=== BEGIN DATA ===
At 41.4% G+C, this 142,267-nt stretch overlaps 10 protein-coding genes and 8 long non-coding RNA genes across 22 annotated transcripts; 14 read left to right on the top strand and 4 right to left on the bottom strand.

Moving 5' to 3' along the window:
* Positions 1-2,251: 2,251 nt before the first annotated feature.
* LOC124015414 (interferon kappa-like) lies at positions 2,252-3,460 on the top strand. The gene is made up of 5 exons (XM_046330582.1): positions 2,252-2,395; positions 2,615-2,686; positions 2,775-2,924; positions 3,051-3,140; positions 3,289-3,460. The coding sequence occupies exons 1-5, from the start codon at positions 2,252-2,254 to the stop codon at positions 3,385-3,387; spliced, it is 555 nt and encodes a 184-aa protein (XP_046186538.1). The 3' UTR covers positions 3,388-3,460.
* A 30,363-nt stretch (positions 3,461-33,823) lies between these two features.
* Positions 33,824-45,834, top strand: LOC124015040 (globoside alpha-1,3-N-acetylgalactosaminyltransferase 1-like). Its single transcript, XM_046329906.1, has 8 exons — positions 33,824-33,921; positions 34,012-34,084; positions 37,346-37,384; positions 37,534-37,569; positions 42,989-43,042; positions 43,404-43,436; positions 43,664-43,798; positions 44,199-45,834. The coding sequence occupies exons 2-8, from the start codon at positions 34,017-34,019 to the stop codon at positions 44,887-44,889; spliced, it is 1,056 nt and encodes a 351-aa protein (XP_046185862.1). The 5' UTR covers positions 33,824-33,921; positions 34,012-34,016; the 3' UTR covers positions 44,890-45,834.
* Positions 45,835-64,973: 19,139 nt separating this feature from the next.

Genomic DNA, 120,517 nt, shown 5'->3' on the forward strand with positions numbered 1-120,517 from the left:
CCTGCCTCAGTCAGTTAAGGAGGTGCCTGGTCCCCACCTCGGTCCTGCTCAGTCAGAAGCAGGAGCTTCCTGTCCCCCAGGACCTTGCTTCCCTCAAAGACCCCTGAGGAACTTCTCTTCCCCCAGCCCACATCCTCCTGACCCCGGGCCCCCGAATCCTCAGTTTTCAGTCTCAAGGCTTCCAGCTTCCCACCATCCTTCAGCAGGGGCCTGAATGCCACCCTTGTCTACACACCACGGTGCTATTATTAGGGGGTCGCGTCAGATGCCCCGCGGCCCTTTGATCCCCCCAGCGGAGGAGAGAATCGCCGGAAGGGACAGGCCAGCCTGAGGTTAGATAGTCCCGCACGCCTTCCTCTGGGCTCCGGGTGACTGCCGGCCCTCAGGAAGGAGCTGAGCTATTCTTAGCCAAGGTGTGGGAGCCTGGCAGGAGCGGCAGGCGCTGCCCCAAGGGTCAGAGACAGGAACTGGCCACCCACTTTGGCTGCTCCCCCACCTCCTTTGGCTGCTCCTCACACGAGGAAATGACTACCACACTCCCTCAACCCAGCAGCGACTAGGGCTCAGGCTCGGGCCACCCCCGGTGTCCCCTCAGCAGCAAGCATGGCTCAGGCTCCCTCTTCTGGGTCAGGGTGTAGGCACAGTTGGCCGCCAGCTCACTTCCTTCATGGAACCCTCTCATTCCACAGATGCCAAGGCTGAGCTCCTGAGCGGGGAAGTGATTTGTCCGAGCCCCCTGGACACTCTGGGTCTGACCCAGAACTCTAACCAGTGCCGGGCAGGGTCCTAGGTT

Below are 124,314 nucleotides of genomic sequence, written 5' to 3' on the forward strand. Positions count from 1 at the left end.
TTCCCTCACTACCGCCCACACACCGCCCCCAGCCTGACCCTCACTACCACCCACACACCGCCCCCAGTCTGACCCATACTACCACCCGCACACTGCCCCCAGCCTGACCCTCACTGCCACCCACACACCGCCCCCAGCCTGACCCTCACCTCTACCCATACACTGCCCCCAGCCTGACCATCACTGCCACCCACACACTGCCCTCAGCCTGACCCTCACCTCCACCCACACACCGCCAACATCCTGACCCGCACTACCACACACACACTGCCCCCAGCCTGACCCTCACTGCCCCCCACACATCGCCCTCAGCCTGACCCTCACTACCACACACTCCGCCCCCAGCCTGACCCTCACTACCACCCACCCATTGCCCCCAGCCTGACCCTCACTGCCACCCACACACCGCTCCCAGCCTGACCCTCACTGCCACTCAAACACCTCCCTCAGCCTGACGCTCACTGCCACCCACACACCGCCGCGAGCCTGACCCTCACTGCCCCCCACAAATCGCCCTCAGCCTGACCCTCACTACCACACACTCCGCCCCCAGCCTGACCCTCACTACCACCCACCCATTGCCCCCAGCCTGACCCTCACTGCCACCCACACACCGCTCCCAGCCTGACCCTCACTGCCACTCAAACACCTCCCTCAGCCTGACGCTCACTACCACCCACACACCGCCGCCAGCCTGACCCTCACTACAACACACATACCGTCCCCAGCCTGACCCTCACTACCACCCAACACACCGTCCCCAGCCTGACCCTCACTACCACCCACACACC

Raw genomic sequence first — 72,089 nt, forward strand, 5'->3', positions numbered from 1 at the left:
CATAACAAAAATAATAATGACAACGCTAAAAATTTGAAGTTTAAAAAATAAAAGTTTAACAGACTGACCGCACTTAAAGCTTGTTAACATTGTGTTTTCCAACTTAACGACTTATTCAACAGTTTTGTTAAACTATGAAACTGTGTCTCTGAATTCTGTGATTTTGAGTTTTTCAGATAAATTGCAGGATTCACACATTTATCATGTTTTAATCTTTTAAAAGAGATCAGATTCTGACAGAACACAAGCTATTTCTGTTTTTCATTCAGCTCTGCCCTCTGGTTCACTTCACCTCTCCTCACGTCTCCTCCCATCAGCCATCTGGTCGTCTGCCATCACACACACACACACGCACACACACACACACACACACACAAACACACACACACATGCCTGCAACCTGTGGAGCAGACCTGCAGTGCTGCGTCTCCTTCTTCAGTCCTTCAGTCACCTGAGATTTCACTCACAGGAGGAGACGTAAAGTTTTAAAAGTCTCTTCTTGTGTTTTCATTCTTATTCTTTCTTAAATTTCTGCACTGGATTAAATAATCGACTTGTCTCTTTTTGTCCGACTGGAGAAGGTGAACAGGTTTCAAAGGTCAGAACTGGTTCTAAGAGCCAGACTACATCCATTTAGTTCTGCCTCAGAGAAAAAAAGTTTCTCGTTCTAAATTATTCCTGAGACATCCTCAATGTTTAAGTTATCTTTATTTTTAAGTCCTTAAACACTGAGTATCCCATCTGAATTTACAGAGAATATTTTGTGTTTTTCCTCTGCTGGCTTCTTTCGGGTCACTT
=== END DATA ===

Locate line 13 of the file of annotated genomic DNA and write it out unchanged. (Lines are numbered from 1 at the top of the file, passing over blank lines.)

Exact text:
CATAACAAAAATAATAATGACAACGCTAAAAATTTGAAGTTTAAAAAATAAAAGTTTAACAGACTGACCGCACTTAAAGCTTGTTAACATTGTGTTTTCCAACTTAACGACTTATTCAACAGTTTTGTTAAACTATGAAACTGTGTCTCTGAATTCTGTGATTTTGAGTTTTTCAGATAAATTGCAGGATTCACACATTTATCATGTTTTAATCTTTTAAAAGAGATCAGATTCTGACAGAACACAAGCTATTTCTGTTTTTCATTCAGCTCTGCCCTCTGGTTCACTTCACCTCTCCTCACGTCTCCTCCCATCAGCCATCTGGTCGTCTGCCATCACACACACACACACGCACACACACACACACACACACACAAACACACACACACATGCCTGCAACCTGTGGAGCAGACCTGCAGTGCTGCGTCTCCTTCTTCAGTCCTTCAGTCACCTGAGATTTCACTCACAGGAGGAGACGTAAAGTTTTAAAAGTCTCTTCTTGTGTTTTCATTCTTATTCTTTCTTAAATTTCTGCACTGGATTAAATAATCGACTTGTCTCTTTTTGTCCGACTGGAGAAGGTGAACAGGTTTCAAAGGTCAGAACTGGTTCTAAGAGCCAGACTACATCCATTTAGTTCTGCCTCAGAGAAAAAAAGTTTCTCGTTCTAAATTATTCCTGAGACATCCTCAATGTTTAAGTTATCTTTATTTTTAAGTCCTTAAACACTGAGTATCCCATCTGAATTTACAGAGAATATTTTGTGTTTTTCCTCTGCTGGCTTCTTTCGGGTCACTT